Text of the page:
HABITAT

HARLEM

With the statute of limitations running out, boards sue developer.

Chanting “SoHa! Hell No!” local activists carry the day.

Bill would fine people who cook up alphabet-soup neighborhood names.

Critics see “SoHa” moniker as another sign of gentrification run amok.

A Harlem condo board creates a handbook to help first-time buyers embrace homeownership.

A Renaissance in Harlem

Written by Paula Chin on December 09, 2016

Harlem

Refund of inflated tax payments leads to a co-op’s rebirth.

Harlem property joins Rivington House in getting deed restriction lifted.

An Unpleasant Surprise on a Harlem Roof

Written by Tom Soter on April 27, 2016

Harlem

A co-op board had to overcome the fallout from a shoddy gut renovation.

The General Assembly's Committee on Housing is holding a public hearing on co-ops and affordable housing. Citizens can offer up to 10 minutes of personal testimony at the hearing, which will be held on Fri., Feb. 19 from 4 to 8 p.m. at the State Office Building (8th Floor), 163 W. 125th St. in Harlem.

The hearing will focus on three problem areas: co-op boards that disenfranchise shareholders; reserve funds that are dangerously low; and the high-dollar sale of co-ops that were intended as affordable housing.

If you wish to speak at the hearing, you can register by filling out this PDF.

Last week it was a public library in Brooklyn Heights and a chunk of a seminary’s campus in Morningside Heights. This week it’s a gas station in Harlem that’s being erased to make way for yet another luxury condo development.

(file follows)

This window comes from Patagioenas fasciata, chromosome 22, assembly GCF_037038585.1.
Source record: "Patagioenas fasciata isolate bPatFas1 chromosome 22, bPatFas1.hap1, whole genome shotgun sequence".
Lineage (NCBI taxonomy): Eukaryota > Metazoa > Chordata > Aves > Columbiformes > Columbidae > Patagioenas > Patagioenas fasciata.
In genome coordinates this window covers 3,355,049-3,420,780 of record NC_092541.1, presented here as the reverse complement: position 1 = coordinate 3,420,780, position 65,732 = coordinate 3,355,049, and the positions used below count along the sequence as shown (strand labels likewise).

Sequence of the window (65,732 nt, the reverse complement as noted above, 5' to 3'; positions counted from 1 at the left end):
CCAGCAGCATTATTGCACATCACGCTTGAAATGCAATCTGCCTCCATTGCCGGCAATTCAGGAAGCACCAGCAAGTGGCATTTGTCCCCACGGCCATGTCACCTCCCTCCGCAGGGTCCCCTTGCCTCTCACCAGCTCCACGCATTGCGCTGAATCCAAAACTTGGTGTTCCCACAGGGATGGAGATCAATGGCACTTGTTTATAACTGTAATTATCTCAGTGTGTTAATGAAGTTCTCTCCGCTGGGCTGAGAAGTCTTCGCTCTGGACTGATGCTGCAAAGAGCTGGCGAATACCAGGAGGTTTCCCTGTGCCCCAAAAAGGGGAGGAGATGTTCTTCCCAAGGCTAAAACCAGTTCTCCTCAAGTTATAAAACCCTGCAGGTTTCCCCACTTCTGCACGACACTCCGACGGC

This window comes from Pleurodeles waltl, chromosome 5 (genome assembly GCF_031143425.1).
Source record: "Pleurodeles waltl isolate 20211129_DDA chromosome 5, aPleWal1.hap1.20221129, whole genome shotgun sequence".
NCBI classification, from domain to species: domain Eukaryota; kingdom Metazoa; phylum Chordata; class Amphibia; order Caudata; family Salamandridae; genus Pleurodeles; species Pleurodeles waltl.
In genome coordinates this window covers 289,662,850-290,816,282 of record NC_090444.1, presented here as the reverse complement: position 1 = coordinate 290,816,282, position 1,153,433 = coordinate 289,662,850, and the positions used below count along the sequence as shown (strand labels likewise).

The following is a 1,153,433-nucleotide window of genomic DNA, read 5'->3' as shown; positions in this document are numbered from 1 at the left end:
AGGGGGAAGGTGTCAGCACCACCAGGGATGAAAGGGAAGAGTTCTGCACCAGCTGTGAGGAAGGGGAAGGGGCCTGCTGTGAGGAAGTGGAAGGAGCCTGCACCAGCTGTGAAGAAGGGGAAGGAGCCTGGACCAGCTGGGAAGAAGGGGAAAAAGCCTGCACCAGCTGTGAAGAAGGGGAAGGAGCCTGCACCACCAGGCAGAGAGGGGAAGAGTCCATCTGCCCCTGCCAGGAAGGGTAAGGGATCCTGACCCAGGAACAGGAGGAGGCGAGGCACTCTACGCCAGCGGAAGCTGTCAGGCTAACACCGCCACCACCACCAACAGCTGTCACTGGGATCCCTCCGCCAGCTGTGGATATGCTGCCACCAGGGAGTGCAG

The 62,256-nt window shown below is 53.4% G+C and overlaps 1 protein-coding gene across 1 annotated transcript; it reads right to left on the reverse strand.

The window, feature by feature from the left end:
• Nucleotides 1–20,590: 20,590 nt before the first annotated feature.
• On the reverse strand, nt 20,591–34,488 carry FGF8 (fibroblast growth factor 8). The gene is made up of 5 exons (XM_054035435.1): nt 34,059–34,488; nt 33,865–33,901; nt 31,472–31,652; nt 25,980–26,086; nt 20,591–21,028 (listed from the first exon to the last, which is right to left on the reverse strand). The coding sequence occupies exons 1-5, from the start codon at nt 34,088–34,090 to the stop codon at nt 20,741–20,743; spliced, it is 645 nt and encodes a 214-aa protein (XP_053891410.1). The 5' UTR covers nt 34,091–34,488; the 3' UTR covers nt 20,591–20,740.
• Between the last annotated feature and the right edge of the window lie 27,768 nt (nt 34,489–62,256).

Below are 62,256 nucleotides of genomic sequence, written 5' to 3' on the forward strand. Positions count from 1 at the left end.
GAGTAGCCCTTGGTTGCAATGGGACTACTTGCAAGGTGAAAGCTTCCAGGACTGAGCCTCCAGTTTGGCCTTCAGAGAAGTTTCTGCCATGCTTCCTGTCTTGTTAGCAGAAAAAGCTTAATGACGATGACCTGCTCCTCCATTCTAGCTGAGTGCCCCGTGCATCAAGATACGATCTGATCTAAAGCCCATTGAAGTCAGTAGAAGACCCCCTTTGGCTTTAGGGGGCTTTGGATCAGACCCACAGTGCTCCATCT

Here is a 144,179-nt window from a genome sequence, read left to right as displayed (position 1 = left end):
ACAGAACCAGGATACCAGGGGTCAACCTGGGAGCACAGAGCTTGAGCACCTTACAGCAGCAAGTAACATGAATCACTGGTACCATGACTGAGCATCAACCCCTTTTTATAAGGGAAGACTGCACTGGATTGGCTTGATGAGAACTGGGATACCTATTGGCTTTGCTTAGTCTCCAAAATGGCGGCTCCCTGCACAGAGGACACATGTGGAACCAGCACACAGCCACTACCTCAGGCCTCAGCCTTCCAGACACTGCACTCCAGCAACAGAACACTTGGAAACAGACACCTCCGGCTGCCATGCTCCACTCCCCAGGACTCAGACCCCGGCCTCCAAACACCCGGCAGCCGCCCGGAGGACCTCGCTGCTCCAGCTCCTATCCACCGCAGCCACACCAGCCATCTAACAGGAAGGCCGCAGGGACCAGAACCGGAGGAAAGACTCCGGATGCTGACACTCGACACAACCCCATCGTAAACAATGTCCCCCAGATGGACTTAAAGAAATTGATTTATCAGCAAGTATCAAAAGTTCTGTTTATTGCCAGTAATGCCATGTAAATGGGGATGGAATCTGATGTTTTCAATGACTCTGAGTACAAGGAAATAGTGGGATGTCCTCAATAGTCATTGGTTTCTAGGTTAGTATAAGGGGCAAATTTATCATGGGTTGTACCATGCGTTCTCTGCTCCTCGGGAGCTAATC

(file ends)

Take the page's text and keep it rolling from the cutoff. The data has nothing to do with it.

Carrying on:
Now rising above the statue of the famed abolitionist on Frederick Douglass Circle, at the northwest corner of Central Park, is Circa Central Park, a 12-story, 48-unit condo building. Positioned at the gateway to Harlem, its 1-bedroom apartments will start selling for about $1 million. Residents will have access to remote-controlled model boats for sailing on nearby Harlem Meer, and skateboards and bicycles will be included in the common charges. Ten of the 48 apartments will be set aside as affordable housing, to be sold through a lottery.

“The building is the conclusion of the story of trying to make the circle whole,” Anne Simmons, secretary of the Friends of Frederick Douglass Circle advocacy group, told The New York Times. While this retired public school art teacher is worried that the $1 million starting price will be steep for most residents of nearby Harlem and Manhattan Valley, she added, “For the neighborhood, this is a beginning.”

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